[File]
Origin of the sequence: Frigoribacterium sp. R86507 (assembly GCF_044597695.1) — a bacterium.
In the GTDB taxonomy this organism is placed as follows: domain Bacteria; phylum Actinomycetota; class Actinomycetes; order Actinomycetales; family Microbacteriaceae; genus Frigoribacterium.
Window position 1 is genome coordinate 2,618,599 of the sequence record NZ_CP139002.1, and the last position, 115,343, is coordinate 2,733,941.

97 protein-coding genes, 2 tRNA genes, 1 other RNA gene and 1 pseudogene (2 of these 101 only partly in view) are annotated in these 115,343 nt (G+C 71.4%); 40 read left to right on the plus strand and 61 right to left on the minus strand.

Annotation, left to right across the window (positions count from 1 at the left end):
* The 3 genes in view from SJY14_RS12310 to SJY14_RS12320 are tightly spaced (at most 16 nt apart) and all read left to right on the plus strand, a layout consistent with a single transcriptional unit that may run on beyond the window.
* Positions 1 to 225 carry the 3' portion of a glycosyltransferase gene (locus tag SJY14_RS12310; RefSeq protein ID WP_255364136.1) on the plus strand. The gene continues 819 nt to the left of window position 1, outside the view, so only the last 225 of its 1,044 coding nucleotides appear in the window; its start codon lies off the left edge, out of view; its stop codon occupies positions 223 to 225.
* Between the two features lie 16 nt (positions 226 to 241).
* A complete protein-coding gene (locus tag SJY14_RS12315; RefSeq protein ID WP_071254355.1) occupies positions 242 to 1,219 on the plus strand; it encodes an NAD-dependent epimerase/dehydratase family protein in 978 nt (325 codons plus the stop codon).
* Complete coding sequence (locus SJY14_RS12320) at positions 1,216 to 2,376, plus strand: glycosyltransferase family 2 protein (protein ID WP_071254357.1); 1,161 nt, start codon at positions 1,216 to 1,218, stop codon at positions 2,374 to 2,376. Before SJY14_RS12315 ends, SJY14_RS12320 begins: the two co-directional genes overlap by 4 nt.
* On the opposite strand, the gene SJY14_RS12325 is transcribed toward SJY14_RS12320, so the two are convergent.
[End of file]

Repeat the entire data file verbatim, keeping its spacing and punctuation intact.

Origin of the sequence: Frigoribacterium sp. R86507 (assembly GCF_044597695.1) — a bacterium.
In the GTDB taxonomy this organism is placed as follows: domain Bacteria; phylum Actinomycetota; class Actinomycetes; order Actinomycetales; family Microbacteriaceae; genus Frigoribacterium.
Window position 1 is genome coordinate 2,618,599 of the sequence record NZ_CP139002.1, and the last position, 115,343, is coordinate 2,733,941.

97 protein-coding genes, 2 tRNA genes, 1 other RNA gene and 1 pseudogene (2 of these 101 only partly in view) are annotated in these 115,343 nt (G+C 71.4%); 40 read left to right on the plus strand and 61 right to left on the minus strand.

Annotation, left to right across the window (positions count from 1 at the left end):
* The 3 genes in view from SJY14_RS12310 to SJY14_RS12320 are tightly spaced (at most 16 nt apart) and all read left to right on the plus strand, a layout consistent with a single transcriptional unit that may run on beyond the window.
* Positions 1 to 225 carry the 3' portion of a glycosyltransferase gene (locus tag SJY14_RS12310; RefSeq protein ID WP_255364136.1) on the plus strand. The gene continues 819 nt to the left of window position 1, outside the view, so only the last 225 of its 1,044 coding nucleotides appear in the window; its start codon lies off the left edge, out of view; its stop codon occupies positions 223 to 225.
* Between the two features lie 16 nt (positions 226 to 241).
* A complete protein-coding gene (locus tag SJY14_RS12315; RefSeq protein ID WP_071254355.1) occupies positions 242 to 1,219 on the plus strand; it encodes an NAD-dependent epimerase/dehydratase family protein in 978 nt (325 codons plus the stop codon).
* Complete coding sequence (locus SJY14_RS12320) at positions 1,216 to 2,376, plus strand: glycosyltransferase family 2 protein (protein ID WP_071254357.1); 1,161 nt, start codon at positions 1,216 to 1,218, stop codon at positions 2,374 to 2,376. Before SJY14_RS12315 ends, SJY14_RS12320 begins: the two co-directional genes overlap by 4 nt.
* On the opposite strand, the gene SJY14_RS12325 is transcribed toward SJY14_RS12320, so the two are convergent.